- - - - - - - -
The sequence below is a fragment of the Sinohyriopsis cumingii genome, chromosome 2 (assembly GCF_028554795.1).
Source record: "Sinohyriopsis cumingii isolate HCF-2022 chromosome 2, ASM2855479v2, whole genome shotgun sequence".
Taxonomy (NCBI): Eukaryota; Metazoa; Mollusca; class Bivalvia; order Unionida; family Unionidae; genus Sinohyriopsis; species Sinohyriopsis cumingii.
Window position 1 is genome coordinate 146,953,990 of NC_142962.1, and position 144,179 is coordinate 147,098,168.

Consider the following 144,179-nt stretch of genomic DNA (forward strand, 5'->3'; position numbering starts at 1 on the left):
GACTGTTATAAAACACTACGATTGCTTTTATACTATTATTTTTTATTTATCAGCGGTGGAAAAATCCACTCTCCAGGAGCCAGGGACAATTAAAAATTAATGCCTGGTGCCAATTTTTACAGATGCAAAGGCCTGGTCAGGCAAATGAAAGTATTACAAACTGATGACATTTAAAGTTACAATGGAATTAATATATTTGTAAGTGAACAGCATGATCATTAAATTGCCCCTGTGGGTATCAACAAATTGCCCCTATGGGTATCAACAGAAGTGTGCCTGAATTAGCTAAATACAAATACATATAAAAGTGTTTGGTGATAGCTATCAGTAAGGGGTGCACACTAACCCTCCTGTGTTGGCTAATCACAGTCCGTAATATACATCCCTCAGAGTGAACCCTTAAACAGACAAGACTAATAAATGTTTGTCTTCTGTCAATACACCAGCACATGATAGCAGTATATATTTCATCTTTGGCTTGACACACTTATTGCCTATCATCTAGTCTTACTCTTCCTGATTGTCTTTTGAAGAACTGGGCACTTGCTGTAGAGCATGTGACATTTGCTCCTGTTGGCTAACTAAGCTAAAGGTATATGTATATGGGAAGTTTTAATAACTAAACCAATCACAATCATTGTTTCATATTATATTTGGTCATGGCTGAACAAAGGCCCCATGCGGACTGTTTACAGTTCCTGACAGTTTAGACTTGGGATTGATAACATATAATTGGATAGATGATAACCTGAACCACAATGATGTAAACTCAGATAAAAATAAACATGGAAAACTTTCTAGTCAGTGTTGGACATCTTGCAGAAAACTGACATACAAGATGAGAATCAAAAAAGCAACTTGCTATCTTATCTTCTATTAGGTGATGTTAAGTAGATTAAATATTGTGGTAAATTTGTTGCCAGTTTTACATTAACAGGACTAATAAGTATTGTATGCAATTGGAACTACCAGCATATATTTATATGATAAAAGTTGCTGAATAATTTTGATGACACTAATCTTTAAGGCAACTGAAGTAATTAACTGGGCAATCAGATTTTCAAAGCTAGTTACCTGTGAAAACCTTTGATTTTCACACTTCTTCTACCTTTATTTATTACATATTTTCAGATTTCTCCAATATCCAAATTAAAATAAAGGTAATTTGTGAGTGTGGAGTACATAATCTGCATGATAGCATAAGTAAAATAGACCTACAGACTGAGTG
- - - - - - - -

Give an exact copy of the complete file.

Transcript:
The sequence below is a fragment of the Sinohyriopsis cumingii genome, chromosome 2 (assembly GCF_028554795.1).
Source record: "Sinohyriopsis cumingii isolate HCF-2022 chromosome 2, ASM2855479v2, whole genome shotgun sequence".
Taxonomy (NCBI): Eukaryota; Metazoa; Mollusca; class Bivalvia; order Unionida; family Unionidae; genus Sinohyriopsis; species Sinohyriopsis cumingii.
Window position 1 is genome coordinate 146,953,990 of NC_142962.1, and position 144,179 is coordinate 147,098,168.

Consider the following 144,179-nt stretch of genomic DNA (forward strand, 5'->3'; position numbering starts at 1 on the left):
GACTGTTATAAAACACTACGATTGCTTTTATACTATTATTTTTTATTTATCAGCGGTGGAAAAATCCACTCTCCAGGAGCCAGGGACAATTAAAAATTAATGCCTGGTGCCAATTTTTACAGATGCAAAGGCCTGGTCAGGCAAATGAAAGTATTACAAACTGATGACATTTAAAGTTACAATGGAATTAATATATTTGTAAGTGAACAGCATGATCATTAAATTGCCCCTGTGGGTATCAACAAATTGCCCCTATGGGTATCAACAGAAGTGTGCCTGAATTAGCTAAATACAAATACATATAAAAGTGTTTGGTGATAGCTATCAGTAAGGGGTGCACACTAACCCTCCTGTGTTGGCTAATCACAGTCCGTAATATACATCCCTCAGAGTGAACCCTTAAACAGACAAGACTAATAAATGTTTGTCTTCTGTCAATACACCAGCACATGATAGCAGTATATATTTCATCTTTGGCTTGACACACTTATTGCCTATCATCTAGTCTTACTCTTCCTGATTGTCTTTTGAAGAACTGGGCACTTGCTGTAGAGCATGTGACATTTGCTCCTGTTGGCTAACTAAGCTAAAGGTATATGTATATGGGAAGTTTTAATAACTAAACCAATCACAATCATTGTTTCATATTATATTTGGTCATGGCTGAACAAAGGCCCCATGCGGACTGTTTACAGTTCCTGACAGTTTAGACTTGGGATTGATAACATATAATTGGATAGATGATAACCTGAACCACAATGATGTAAACTCAGATAAAAATAAACATGGAAAACTTTCTAGTCAGTGTTGGACATCTTGCAGAAAACTGACATACAAGATGAGAATCAAAAAAGCAACTTGCTATCTTATCTTCTATTAGGTGATGTTAAGTAGATTAAATATTGTGGTAAATTTGTTGCCAGTTTTACATTAACAGGACTAATAAGTATTGTATGCAATTGGAACTACCAGCATATATTTATATGATAAAAGTTGCTGAATAATTTTGATGACACTAATCTTTAAGGCAACTGAAGTAATTAACTGGGCAATCAGATTTTCAAAGCTAGTTACCTGTGAAAACCTTTGATTTTCACACTTCTTCTACCTTTATTTATTACATATTTTCAGATTTCTCCAATATCCAAATTAAAATAAAGGTAATTTGTGAGTGTGGAGTACATAATCTGCATGATAGCATAAGTAAAATAGACCTACAGACTGAGTG